Web development is constantly evolving, rewarding those that learn and adapt; developers that cling to older methods do so at their own risk. Yet the industry’s heavy workload and tight deadlines place many in a paradoxical situation: Due to their proven and familiar status, older techniques and programs often stay at the forefront of a developer’s workflow.
So how does a web developer learn and evolve while still making their deadlines? Having been in the industry for nine years, recently shifting into a position where I’ll be mentoring junior developers more often, I’ve been reflecting on that question a lot.
A mistake I made early in my career was associating training as strictly something that had to be done in lieu of project work. With project work a consistently higher priority, training rarely got the attention it deserved.
I’ve found a better approach: consider training as part of the project deadline instead of a substitution for project work. In particular, factor into your next web project a new tool or technique you’re interested in, giving yourself a few more hours of work in project estimation. Good managers and clients can often agree that integrating the learning process results in a better developed project and a more productive worker.
For example, in one web project, I was tasked with the unusual alignment of text across several web pages. It was an excellent opportunity to learn about CSS3 based flexbox layouts, and considering the main focus of the site was modern browsers, the new technique would provide more maintainable and flexible code in the long run for the client. Technically I could have used this argument as a way to say I wanted a few hours of flexbox training before starting work, but given the tight deadline, this wasn’t a strong argument. Instead, I just increased my project estimate by a few hours to make flexbox one of the project’s delivery requirements. By project end, I learned a new skill while also delivering a better product; a win-win situation for everyone.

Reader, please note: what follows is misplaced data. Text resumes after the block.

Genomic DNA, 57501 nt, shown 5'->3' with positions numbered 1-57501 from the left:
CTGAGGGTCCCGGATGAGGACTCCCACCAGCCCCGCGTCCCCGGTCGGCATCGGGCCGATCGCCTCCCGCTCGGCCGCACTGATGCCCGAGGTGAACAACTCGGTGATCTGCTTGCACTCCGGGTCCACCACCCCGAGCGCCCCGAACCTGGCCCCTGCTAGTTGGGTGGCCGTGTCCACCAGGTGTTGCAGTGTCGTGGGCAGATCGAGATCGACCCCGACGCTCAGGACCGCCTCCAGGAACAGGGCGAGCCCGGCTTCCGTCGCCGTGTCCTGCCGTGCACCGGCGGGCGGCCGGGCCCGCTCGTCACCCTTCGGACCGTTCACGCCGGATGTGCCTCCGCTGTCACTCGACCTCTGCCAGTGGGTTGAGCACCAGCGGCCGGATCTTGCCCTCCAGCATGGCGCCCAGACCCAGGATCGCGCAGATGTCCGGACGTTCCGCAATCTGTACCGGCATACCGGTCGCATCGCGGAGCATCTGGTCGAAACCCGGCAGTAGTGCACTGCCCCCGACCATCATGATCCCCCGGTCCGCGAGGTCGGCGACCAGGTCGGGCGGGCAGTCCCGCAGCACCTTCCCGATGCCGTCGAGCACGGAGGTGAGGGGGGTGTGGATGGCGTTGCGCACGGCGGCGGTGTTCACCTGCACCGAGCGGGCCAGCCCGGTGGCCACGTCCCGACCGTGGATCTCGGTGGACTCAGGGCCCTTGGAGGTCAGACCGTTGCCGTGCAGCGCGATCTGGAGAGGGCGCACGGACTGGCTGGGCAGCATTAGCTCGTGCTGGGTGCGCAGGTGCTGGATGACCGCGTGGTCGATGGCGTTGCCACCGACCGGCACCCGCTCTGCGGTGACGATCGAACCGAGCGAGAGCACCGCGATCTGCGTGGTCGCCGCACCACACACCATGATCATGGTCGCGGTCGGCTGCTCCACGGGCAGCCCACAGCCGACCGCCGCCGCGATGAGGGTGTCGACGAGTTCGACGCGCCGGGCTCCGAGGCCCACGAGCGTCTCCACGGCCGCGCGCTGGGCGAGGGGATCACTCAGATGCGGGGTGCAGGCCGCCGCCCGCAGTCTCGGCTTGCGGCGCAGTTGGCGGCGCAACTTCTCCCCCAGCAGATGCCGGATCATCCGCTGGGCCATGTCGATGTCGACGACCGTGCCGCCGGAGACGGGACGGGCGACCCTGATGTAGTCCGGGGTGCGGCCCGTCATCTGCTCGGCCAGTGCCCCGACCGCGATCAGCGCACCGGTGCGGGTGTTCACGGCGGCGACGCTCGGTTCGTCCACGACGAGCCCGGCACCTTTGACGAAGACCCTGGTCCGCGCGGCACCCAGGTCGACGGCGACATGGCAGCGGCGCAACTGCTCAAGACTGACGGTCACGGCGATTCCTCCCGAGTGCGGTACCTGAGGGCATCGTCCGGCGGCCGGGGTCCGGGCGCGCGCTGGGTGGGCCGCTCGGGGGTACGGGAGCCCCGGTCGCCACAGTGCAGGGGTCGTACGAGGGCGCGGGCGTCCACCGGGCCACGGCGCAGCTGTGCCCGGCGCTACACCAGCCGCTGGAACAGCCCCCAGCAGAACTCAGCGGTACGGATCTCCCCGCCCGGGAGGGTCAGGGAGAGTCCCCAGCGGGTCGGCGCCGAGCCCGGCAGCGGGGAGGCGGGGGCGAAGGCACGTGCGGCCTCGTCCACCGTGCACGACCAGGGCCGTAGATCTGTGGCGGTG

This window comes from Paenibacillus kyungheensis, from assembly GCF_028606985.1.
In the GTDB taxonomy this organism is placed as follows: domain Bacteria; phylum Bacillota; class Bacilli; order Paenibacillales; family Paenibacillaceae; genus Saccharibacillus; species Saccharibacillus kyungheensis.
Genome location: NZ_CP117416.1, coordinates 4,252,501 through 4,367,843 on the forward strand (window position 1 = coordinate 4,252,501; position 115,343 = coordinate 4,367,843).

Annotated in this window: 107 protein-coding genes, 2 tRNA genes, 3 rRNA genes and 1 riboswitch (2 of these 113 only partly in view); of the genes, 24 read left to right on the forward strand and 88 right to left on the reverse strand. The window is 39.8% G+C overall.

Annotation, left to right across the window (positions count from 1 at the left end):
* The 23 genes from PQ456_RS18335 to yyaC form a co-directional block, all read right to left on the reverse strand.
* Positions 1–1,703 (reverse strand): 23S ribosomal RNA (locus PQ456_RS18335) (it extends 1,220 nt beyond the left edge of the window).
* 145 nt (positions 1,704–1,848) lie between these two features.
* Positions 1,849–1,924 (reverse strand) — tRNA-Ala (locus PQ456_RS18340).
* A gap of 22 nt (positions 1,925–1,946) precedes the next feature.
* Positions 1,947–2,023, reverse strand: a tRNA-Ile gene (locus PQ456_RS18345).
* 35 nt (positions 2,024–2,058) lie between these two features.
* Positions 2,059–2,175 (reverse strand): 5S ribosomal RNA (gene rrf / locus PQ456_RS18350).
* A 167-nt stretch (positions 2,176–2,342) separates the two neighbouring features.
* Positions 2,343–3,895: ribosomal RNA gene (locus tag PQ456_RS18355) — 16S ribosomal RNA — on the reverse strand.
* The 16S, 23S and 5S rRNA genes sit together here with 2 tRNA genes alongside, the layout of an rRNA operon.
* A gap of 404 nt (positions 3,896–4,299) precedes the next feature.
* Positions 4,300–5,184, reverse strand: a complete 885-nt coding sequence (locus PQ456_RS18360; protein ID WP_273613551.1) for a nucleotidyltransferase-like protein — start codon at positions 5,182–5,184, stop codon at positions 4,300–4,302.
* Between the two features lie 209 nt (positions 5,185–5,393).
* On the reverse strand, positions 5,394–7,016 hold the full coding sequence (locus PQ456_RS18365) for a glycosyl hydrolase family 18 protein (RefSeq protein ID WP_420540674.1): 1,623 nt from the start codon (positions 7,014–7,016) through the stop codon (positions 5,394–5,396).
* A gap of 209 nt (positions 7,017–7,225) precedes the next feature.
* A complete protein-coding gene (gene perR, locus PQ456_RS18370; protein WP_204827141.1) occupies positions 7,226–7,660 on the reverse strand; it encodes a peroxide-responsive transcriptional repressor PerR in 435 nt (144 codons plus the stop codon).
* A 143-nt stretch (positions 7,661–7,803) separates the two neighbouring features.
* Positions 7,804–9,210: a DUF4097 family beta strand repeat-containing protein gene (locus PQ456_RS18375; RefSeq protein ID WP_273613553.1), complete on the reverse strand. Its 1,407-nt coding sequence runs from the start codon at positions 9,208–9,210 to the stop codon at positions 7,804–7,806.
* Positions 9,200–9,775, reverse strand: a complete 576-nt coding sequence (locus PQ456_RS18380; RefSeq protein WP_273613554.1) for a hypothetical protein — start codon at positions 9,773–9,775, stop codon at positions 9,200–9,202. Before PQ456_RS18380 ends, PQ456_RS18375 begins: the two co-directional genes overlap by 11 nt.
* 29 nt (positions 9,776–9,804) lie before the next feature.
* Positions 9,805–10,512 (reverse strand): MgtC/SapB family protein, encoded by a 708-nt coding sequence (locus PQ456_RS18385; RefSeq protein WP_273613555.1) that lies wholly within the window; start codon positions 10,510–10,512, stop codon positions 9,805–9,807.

I find especially among junior developers, one of the biggest excuses for not trying to learn new web skills is, ironically, loss of productivity. Learning curves are perceived as high and the old ways just feel faster, especially at first. My response is nearly always the same: give it a try, but if it doesn’t gel that’s ok, try alternative methods. Even though I find the web development industry can change far more rapidly than other tech fields, part of that flexibility stems from its very openness and unlike other industries, there’s rarely a single agreed upon way of doing things. For instance, I tend to dislike CSS frameworks like SASS; I’ve found I’ve been able to programmatically just move faster with plain vanilla, well organized CSS.
Overall, I’d estimate the majority of the new web-focused helper programs, tools and skills I discover and learn are abandoned after only a few uses. Yet a small percentage become not only useful, but an essential part of how I do my job. Examples range from little applications like ColorSnapper and Skitch to larger tools like the HTML5 Boilerplate and modernizr.js. That’s what makes a regular commitment to learning so important: more attempts with more tools or more in-depth usage increases the chance of discovering a real gem.
We’ve all probably heard of or seen firsthand clients, web teams and managers that rely on dated forms of development. Maybe it’s because the leaders are too steadfast in their outdated workflows. Maybe it’s a company that has such tight deadlines that design and development evolution takes a back seat. If you are working in such an environment, and there’s no sign of change, it may be time to leave. You might like the salary, your coworkers or project content. Yet, if you’re committed to the web development industry, not having real project experience on modern tech can hamper your career in the long run.